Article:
Alphabet Series - U is for Understand

I have a bit of an issue with the word understand. I especially don't like it when people say they understand. While I am all for understanding, I don't think saying you understand has much to do with actually understanding. Let me explain--and own up to my own hypocrisy.

Often when we talk with one another, it is convenient to tell the other person that you understand what they are saying. It conveys that you are listening and getting the essence of what they are talking about. While it doesn't necessarily mean you agree, it does convey a general "I'm with you" feeling. But, does saying you understand really do all those things? I think it does on the surface, but I don't think it helps to connect on a deeper level.

Let's try this example. I tell you that I am nervous about writing this post because I really don't have that much to say and am stretching it a bit. You tell me that you understand. And you do at one level. I am sure you have been nervous so you can relate to that and understand how that might feel. There have also probably been times when you have stretched things out so you can also appreciate how that works. As a therapist, I know that if we were talking and I told you that I understood what you were saying, it most likely would prompt me to continuing talking. Which is what therapist's want. They want you to keep talking and exploring what you are thinking, feeling and doing. As a tool to keep the other person talking it works well.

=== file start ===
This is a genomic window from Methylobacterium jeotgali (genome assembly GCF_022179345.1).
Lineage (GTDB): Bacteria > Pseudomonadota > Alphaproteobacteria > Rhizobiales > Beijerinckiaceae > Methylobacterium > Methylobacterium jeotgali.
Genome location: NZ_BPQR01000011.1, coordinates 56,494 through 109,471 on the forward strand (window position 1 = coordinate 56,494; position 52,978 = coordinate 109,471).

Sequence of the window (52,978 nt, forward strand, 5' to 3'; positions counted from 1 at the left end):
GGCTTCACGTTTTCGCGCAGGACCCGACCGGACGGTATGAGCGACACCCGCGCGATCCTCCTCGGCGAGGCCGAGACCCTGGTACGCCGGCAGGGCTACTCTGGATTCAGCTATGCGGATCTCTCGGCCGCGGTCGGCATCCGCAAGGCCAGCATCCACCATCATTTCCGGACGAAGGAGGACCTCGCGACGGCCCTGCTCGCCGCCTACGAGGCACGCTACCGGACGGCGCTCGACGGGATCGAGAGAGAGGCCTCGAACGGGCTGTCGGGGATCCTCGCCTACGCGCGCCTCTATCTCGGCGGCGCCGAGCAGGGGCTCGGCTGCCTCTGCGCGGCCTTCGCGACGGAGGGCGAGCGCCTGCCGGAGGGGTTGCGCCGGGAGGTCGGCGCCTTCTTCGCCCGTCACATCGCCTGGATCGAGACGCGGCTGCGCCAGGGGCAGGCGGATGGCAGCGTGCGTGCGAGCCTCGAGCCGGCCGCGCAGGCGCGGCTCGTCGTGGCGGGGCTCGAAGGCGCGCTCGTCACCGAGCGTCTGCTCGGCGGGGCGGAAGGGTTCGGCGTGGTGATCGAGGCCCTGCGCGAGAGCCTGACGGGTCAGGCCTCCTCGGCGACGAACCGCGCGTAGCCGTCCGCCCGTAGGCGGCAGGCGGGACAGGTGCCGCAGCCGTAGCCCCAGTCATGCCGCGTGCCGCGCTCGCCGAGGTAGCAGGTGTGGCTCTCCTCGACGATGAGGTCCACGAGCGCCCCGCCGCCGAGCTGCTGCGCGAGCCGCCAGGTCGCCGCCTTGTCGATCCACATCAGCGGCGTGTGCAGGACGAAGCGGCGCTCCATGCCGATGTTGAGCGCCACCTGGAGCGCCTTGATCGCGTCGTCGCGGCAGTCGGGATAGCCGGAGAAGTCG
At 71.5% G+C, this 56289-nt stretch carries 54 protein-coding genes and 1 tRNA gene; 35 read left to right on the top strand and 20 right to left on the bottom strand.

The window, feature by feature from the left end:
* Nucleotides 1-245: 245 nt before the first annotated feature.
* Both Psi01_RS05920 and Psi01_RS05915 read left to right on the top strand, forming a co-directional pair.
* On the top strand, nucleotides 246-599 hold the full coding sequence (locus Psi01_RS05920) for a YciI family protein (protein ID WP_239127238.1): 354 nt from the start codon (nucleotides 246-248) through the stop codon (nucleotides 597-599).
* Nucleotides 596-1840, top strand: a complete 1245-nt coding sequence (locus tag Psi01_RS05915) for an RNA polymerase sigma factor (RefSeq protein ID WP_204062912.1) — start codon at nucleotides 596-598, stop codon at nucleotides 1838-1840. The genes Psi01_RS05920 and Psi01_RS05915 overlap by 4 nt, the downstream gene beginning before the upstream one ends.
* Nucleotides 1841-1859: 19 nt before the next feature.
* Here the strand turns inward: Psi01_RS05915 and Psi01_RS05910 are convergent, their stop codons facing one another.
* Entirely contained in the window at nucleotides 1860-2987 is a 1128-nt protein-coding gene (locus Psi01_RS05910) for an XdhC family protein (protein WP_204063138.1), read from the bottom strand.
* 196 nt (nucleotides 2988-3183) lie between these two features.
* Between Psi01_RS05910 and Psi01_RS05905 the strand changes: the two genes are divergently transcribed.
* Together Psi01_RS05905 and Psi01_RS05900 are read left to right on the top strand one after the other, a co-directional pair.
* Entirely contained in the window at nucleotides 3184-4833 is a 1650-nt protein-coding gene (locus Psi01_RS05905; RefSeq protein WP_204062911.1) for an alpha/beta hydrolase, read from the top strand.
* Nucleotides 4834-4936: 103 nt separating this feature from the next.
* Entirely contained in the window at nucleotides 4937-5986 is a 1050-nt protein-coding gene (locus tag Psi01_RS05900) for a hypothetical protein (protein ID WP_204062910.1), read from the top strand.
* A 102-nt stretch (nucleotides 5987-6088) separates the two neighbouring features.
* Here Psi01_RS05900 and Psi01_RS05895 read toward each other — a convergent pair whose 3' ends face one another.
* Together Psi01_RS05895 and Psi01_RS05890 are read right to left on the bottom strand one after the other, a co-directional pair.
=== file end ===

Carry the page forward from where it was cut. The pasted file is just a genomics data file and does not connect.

So what is my gripe with it? Glad you asked. When you told me you understood that I might be nervous about this post, you were trying to connect with me and perhaps be encouraging. But, do you really know and understand what it is like for me to be nervous? When I am nervous about this is it the same as when you are nervous about something? Is nervousness a one size fits all thing? I don't think so. I would much rather you told me what you did understand. Why not say: "I understand that you are nervous about the post." You aren't saying you understand how I am nervous or what being nervous is like for me. You are saying that you are hearing what I am saying. And, if you wanted bonus points, you could say - "What is that like for you?"

I do think the world would be a better place if we took the time to understand other people's point of view and empathize with that view as best we can. When we just say we understand we are not really making an attempt to more fully grasp what the other is saying. And, sure, I say "I understand" more than I would like as it is an easy way to encourage and try to connect with the other. But, when I am on my A game, I like to say what it is that I do understand and ask for greater clarification.

#Understand #communication #therapy

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